Mars 2020 Rover Passes First Driving Test.
The Mars 2020 rover just took another step closer to Mars after passing its first driving test at NASA's Jet Propulsion Laboratory on Dec. 17. During the 10-hour marathon, Mars 2020 steered, turned and drove in 1-meter increments over small ramps covered with special mats, demonstrating that all its systems are working and performing well. As such, engineers are confident that the rover will work well on Martian soil just as It did here on Earth.
"Mars 2020 has earned its driver's license," lead mobility systems engineer for Mars 2020 Rich Reiber (https://www.jpl.nasa.gov/news/news.php?feature=7563) said . "The test unambiguously proved that the rover can operate under its own weight and demonstrated many of the autonomous-navigation functions for the first time. This is a major milestone for Mars 2020."
The rover has six wheels, each with a motor of its own, while the two front and two back wheels also have individual steering motors. This would allow the rover to swerve, curve, make arcing turns and to turn a full 360 degrees in place.
While (https://mars.nasa.gov/mars2020/mission/rover/wheels/) Mars 2020's wheels are made of the same material as the Curiosity rover's wheels, they are slightly bigger and narrower. Further, the patterns on the Mars 2020 wheels are straighter and are twice as many compared to the chevron pattern on Curiosity's wheels. This is because extensive testing has proven that these patterns withstand pressure from sharp rocks better while also working just as well on sand.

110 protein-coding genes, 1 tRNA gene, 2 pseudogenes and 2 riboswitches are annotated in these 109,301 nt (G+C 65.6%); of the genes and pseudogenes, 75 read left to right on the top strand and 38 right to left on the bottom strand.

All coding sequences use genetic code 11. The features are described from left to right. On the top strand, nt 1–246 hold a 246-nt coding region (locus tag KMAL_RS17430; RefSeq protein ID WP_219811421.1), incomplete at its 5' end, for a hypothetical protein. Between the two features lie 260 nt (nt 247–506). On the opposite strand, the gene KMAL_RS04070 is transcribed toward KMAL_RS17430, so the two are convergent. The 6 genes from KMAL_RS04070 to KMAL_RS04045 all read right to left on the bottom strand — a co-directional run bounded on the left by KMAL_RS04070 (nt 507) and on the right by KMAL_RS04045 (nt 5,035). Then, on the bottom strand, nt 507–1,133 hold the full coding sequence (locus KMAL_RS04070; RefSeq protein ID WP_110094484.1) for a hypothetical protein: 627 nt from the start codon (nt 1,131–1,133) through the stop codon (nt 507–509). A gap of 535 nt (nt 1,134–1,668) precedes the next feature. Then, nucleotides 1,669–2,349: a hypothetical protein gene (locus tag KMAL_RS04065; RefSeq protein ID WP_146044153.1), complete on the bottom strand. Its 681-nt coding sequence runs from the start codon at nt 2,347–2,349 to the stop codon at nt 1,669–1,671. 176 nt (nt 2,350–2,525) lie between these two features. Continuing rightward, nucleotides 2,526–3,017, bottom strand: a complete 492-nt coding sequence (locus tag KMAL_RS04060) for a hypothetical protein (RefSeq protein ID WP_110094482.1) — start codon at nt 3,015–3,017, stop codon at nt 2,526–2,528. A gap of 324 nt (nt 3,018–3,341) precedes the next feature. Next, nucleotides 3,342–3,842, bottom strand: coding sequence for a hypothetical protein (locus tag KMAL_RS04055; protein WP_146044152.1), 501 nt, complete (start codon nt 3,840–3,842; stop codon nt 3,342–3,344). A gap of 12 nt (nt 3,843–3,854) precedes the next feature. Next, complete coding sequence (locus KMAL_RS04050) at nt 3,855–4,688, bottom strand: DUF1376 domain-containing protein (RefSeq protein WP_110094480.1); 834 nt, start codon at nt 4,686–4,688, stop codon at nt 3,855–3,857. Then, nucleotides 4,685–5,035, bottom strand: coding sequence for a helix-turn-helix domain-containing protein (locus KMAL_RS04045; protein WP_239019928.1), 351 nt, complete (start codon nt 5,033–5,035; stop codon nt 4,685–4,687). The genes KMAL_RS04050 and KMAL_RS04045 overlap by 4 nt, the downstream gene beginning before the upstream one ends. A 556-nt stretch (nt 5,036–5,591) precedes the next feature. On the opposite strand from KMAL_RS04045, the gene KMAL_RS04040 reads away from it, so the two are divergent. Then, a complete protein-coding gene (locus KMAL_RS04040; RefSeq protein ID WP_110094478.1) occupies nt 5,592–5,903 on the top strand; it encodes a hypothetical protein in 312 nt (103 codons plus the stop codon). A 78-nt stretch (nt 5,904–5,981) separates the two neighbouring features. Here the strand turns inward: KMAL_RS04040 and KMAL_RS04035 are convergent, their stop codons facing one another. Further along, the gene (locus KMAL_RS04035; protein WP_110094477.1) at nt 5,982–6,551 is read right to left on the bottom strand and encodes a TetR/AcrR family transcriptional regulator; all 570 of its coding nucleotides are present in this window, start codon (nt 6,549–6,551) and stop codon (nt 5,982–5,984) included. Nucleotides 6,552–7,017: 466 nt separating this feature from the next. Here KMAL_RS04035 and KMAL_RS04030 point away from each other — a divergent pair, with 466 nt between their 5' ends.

These significant changes are likely in response to what happened to Curiosity's wheels, which were designed for "off-roading" but accumulated holes due to the pressure from sharp rocks.
Mars 2020 is also designed to make more driving decisions on its own as it fulfills the mission's ambitious science goals, primarily the (https://www.ibtimes.com/nasa-mars-2020-rover-look-ancient-alien-life-microscopic-fossils-2864943?utm_source=feeds_ibt&utm_medium=feed&utm_campaign=msn) mission to find signs of past microbial life . As such, it is equipped with high-resolution wide-field cameras, an extra computer for processing images and making maps, as well as a more sophisticated auto-navigation software.
Simply put, Mars 2020 is specially designed to be smarter and more durable for its mission. In fact, the upgrades would allow the rover to travel an average of 650 feet per Martian day. By comparison, the current record for longest longest drive in a single Martian day was set by Opportunity rover at 702 feet. With Mars 2020, the goal is to turn the record into the average.
Mars 2020 is set to launch on July or August 2020, and land at Mars's Jazebo Crater on Feb. 18, 2021.
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|Publication:||International Business Times - US ed.|
|Date:||Dec 20, 2019|
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